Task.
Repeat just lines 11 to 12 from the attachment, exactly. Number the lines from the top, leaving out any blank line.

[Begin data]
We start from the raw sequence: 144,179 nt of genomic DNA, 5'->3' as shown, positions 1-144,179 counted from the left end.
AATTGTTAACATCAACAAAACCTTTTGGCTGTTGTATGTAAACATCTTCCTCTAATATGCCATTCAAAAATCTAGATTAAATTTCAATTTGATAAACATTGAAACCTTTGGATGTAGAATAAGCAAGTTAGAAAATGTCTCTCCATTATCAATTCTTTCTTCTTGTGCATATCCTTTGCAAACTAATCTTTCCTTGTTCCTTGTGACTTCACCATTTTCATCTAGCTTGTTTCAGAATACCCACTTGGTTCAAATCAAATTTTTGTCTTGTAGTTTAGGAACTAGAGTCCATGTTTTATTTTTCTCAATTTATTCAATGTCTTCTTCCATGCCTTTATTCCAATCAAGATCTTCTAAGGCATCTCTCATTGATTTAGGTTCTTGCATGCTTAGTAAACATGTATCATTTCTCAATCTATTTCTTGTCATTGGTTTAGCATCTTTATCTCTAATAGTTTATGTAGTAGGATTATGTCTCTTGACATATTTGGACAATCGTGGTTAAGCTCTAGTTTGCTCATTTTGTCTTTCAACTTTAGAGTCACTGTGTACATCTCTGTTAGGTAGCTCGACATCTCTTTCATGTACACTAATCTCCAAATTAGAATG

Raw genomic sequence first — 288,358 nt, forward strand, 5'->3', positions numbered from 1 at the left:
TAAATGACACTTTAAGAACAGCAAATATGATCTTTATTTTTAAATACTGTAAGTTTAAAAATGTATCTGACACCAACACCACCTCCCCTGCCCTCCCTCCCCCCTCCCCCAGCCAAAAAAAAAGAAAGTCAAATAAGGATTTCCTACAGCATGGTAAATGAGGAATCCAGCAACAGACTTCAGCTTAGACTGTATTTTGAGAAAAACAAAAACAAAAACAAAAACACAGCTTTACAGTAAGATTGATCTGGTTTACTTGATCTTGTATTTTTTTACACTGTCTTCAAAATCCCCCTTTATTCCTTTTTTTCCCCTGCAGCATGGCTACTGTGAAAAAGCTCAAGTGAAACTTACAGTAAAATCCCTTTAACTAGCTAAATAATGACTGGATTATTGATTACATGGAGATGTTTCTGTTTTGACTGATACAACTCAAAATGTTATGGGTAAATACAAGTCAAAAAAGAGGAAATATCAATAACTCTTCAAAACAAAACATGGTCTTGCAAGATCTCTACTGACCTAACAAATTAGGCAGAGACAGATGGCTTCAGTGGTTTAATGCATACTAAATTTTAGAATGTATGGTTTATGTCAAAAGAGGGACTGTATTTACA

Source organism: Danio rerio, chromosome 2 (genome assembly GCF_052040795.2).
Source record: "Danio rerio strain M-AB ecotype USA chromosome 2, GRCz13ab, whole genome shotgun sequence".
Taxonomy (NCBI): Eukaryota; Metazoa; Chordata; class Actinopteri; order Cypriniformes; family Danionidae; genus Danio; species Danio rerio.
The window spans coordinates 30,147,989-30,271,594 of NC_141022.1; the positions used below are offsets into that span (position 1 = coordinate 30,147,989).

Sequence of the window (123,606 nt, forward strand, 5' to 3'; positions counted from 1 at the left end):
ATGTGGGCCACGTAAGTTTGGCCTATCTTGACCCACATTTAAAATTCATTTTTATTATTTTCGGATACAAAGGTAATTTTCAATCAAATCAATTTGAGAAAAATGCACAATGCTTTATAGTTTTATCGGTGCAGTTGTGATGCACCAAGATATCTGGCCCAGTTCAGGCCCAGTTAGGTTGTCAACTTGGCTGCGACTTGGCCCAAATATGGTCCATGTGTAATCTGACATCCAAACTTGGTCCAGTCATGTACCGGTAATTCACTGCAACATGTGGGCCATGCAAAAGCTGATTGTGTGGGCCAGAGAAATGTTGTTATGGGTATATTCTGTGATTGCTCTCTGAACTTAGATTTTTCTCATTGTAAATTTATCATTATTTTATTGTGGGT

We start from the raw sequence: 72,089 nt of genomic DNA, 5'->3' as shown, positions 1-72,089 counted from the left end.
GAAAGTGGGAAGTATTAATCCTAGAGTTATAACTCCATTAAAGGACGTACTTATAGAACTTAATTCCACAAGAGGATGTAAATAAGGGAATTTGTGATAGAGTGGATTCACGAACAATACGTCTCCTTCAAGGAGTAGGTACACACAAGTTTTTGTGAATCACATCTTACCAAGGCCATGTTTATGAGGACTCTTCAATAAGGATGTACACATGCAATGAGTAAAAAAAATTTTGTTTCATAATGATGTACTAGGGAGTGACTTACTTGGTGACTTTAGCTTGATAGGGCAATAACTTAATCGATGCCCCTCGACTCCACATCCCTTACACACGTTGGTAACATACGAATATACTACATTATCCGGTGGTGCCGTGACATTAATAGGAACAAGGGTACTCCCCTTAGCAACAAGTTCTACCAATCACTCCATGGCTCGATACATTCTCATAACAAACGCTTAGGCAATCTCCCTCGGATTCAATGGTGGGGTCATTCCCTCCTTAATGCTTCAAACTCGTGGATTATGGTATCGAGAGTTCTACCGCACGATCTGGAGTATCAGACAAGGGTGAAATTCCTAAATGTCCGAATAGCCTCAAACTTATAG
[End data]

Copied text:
We start from the raw sequence: 72,089 nt of genomic DNA, 5'->3' as shown, positions 1-72,089 counted from the left end.
GAAAGTGGGAAGTATTAATCCTAGAGTTATAACTCCATTAAAGGACGTACTTATAGAACTTAATTCCACAAGAGGATGTAAATAAGGGAATTTGTGATAGAGTGGATTCACGAACAATACGTCTCCTTCAAGGAGTAGGTACACACAAGTTTTTGTGAATCACATCTTACCAAGGCCATGTTTATGAGGACTCTTCAATAAGGATGTACACATGCAATGAGTAAAAAAAATTTTGTTTCATAATGATGTACTAGGGAGTGACTTACTTGGTGACTTTAGCTTGATAGGGCAATAACTTAATCGATGCCCCTCGACTCCACATCCCTTACACACGTTGGTAACATACGAATATACTACATTATCCGGTGGTGCCGTGACATTAATAGGAACAAGGGTACTCCCCTTAGCAACAAGTTCTACCAATCACTCCATGGCTCGATACATTCTCATAACAAACGCTTAGGCAATCTCCCTCGGATTCAATGGTGGGGTCATTCCCTCCTTAATGCTTCAAACTCGTGGATTATGGTATCGAGAGTTCTACCGCACGATCTGGAGTATCAGACAAGGGTGAAATTCCTAAATGTCCGAATAGCCTCAAACTTATAG